The regional district also retains responsibility for some backcountry roads, such as the road up to the Beaver River Stockyards, but they put up signs indicating the property is not maintained. Many locals are wondering why the Province can’t do the same in other instances? / EVAN MATTHEWS


Locals are working with their politicians to keep access to the Dore River Valley as backcountry roads are threatened with closures.

Forestry companies originally installed many of the Robson Valley’s Forest Service Roads (FSRs) and permit roads, but once companies log and vacate the areas, many roads are decommissioned and the Ministry of Lands, Forests and Natural Resources takes control over the areas.

The Ministry is decommissioning many of the roads, as neither the logging companies nor the Province want the responsibility and/or liability that comes along with controlling them, according to locals.

Sledders, horse riders, cross-country skiers, hikers, farmers, trappers and hunters — tourists and locals, alike — all use the roads until they are decommissioned.

“There’s quite a lot of roads like this, and it’s not my thinking we need to have all of them open,” says Bill Arnold, having lived in the valley and accessed its backcountry since 1958.

“But there are a few that should be kept open, and it should be up to residents of the valley as to which ones,” he says.

The Dore River Valley is one of the more well-known and used backcountry areas, according to Glen Stanley, who has lived in the valley for 70 years, and is a member of the Ozalenka Alpine Hiking Club.

Now the Dore River Road might be closed for good, if the Province yanks out the bridge crossing the Dore River.

University students from who come as far as Ontario to use the backcountry near McBride.

Up the Dore River Valley, a hiking trail leads to an area with some extremely rare rock formations, according to locals. The rocks are rare in that the only other place scientists have found similar formations are along the ocean floor.

Geology students from Ontario come to study the formations in the summer. In the fall, students from the University of Northern British Columbia come to study the area’s receding glaciers.

“There is so much opportunity here,” says Arnold.

“Some said they have always done the majority of their hiking in Jasper, but after seeing it here, they’ve said they’ll never go (to Jasper) again,” he says.

As much of the valley transitions from resource-based economies to a tourism-based economy, the existing infrastructure — and the opportunity to develop new infrastructure — should be viewed as a positive, and as an attraction to the increasing percentage of the tourist population, according to Arnold.

“It’s infrastructure providing access to a recreational activity,” says Arnold.

“We can advertise these areas, but we dare not advertise something we don’t have access to,” he says.

All who access
Other examples have come forward, too.

Lester Blouin, a McBride resident who helped build many of the roads, says to remove them at this point just doesn’t make sense.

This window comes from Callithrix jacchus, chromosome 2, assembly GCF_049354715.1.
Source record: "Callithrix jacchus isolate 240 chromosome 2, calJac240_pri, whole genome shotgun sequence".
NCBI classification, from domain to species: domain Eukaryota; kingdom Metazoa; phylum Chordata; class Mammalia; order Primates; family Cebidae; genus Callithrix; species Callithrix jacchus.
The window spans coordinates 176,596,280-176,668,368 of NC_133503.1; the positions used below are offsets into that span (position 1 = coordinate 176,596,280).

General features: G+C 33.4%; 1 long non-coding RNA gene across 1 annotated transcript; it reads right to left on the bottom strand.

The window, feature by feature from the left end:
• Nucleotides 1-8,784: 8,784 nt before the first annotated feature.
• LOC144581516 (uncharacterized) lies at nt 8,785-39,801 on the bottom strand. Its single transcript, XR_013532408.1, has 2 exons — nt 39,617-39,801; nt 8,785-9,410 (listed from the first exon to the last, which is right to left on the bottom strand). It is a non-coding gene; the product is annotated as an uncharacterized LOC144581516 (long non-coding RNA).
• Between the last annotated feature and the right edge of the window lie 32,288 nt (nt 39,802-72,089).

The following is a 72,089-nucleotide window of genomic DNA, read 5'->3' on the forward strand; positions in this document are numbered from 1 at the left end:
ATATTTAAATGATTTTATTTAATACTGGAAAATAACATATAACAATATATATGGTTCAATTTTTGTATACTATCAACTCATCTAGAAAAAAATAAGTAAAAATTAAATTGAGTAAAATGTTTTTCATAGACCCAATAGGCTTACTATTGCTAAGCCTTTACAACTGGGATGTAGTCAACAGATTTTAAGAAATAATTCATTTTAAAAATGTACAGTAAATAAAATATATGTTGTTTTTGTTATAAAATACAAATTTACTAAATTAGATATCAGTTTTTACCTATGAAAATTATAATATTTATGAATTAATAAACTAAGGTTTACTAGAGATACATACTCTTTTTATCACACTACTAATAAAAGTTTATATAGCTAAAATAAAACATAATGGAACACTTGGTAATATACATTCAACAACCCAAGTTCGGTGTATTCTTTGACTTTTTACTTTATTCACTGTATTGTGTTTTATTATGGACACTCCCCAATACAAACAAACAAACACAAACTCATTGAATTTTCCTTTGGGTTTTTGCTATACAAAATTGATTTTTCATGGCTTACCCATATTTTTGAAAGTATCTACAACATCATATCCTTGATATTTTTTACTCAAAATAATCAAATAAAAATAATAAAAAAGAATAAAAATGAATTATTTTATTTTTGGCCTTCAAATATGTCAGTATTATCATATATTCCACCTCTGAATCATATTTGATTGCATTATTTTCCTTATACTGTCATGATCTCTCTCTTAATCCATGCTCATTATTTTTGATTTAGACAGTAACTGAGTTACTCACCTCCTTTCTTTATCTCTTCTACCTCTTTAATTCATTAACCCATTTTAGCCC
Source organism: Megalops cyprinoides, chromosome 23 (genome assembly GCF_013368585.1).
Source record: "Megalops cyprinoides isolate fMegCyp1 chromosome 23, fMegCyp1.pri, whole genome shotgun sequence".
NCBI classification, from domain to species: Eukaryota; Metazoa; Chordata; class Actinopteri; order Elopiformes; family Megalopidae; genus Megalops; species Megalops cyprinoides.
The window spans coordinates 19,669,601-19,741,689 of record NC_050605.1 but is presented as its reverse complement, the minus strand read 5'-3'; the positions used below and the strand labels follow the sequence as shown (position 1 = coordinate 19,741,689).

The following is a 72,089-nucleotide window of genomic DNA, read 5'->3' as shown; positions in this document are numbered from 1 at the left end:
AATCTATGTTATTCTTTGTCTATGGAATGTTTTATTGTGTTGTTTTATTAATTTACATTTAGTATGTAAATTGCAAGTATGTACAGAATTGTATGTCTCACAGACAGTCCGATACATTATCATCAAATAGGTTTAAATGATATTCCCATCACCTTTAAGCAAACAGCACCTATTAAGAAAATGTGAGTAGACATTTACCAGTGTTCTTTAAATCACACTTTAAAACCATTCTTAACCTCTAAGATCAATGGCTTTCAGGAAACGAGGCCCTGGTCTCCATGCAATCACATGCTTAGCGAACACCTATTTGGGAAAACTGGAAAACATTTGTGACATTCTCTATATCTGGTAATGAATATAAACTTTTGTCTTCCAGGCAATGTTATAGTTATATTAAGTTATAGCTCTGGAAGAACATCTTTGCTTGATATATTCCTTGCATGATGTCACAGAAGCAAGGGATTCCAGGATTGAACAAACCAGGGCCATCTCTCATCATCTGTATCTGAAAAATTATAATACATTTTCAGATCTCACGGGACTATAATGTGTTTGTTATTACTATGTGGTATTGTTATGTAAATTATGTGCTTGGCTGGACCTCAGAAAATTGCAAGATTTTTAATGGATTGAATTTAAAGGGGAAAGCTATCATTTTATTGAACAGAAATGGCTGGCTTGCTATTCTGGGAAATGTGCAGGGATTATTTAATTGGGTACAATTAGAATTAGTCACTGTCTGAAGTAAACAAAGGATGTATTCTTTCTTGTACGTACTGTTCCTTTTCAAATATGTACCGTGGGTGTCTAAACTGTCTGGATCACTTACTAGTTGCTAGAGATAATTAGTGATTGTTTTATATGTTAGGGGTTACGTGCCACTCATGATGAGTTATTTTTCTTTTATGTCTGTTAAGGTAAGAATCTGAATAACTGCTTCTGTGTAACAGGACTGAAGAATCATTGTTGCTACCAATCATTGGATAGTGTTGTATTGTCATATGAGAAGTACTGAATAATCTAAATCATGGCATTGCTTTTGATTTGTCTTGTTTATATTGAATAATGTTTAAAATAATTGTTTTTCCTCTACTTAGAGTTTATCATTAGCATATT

Ron Westlund, who lives on Westlund Road, has a family farm and tenure up the Dore River Valley.

Westlund brings his cattle to the valley to graze, but he says if he can’t access the area by road then he can’t access the area at all. He’d have to find an alternative solution, if such a thing exists, he says.

Arnold and Stanley have been working together to add signs up the Dore Valley, he says, as the signs act as a tourist’s guide to the waterfalls and glaciers.

“It’s more interesting up there if you know the names and you have reference,” says Stanley.

In listening to her constituents, Regional District Director for Electoral Area H and McBride resident Dannielle Alan has put forward a resolution to the North Central Local Government Association (NCLGA) on this very issue.

The North Central Local Government Association is a non-profit, non-partisan association comprised of all elected officials in North Central B.C., including Valemount and McBride.

The NCLGA is currently developing a list of resolutions on behalf of its members, so the organization can advocate for its members regarding specific issues, in this case, decommissioned roads.

“There is so much opportunity here. Some said they have always done the majority of their hiking in Jasper, but after seeing it here, they’ve said they’ll never go (to Jasper) again,” — Bill Arnold, long-time backcountry user and McBride resident

Director Alan says in talking with locals, there is a definite need for access to some of these areas, and people are willing to work with government to come up with viable solutions.

“Ideally, the Province would consult with communities to identify key access roads, preferably before they are decommissioned, and would work with communities, industry and stakeholder groups to put together a maintenance plan to keep these roads accessible to the degree mutually agreed upon,” says Alan.

“For some roads it may mean foot and ATV traffic only, for others by motor vehicle. It depends on the circumstance,” she says, adding it would be up to the Province to set the parameters of the conversation.

Liability, again, makes the situation more difficult, Alan noted.

Now, in what feels like a power struggle between locals and the province, Arnold says locals are working in clarifying the record.

“We’re not interested in controlling the roads or the process,” says Arnold.

“We’re just interested in keeping some of them open.”

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